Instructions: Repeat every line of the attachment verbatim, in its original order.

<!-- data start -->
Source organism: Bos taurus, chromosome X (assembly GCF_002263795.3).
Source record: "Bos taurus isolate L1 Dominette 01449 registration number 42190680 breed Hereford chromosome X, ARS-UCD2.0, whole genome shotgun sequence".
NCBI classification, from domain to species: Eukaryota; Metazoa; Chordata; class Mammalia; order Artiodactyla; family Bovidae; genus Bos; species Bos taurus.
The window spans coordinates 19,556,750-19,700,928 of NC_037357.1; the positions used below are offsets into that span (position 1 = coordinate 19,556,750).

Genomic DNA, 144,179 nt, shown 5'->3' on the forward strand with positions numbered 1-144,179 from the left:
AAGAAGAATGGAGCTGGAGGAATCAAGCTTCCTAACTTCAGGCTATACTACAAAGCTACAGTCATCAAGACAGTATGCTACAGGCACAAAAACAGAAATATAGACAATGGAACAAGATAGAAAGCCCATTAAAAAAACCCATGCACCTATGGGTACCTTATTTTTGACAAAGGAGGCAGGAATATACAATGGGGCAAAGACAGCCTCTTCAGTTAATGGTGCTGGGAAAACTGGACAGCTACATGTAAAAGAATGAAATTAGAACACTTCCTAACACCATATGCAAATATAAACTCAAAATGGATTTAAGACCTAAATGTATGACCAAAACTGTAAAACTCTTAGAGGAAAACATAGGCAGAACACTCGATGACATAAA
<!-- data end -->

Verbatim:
Source organism: Bos taurus, chromosome X (assembly GCF_002263795.3).
Source record: "Bos taurus isolate L1 Dominette 01449 registration number 42190680 breed Hereford chromosome X, ARS-UCD2.0, whole genome shotgun sequence".
NCBI classification, from domain to species: Eukaryota; Metazoa; Chordata; class Mammalia; order Artiodactyla; family Bovidae; genus Bos; species Bos taurus.
The window spans coordinates 19,556,750-19,700,928 of NC_037357.1; the positions used below are offsets into that span (position 1 = coordinate 19,556,750).

Genomic DNA, 144,179 nt, shown 5'->3' on the forward strand with positions numbered 1-144,179 from the left:
AAGAAGAATGGAGCTGGAGGAATCAAGCTTCCTAACTTCAGGCTATACTACAAAGCTACAGTCATCAAGACAGTATGCTACAGGCACAAAAACAGAAATATAGACAATGGAACAAGATAGAAAGCCCATTAAAAAAACCCATGCACCTATGGGTACCTTATTTTTGACAAAGGAGGCAGGAATATACAATGGGGCAAAGACAGCCTCTTCAGTTAATGGTGCTGGGAAAACTGGACAGCTACATGTAAAAGAATGAAATTAGAACACTTCCTAACACCATATGCAAATATAAACTCAAAATGGATTTAAGACCTAAATGTATGACCAAAACTGTAAAACTCTTAGAGGAAAACATAGGCAGAACACTCGATGACATAAA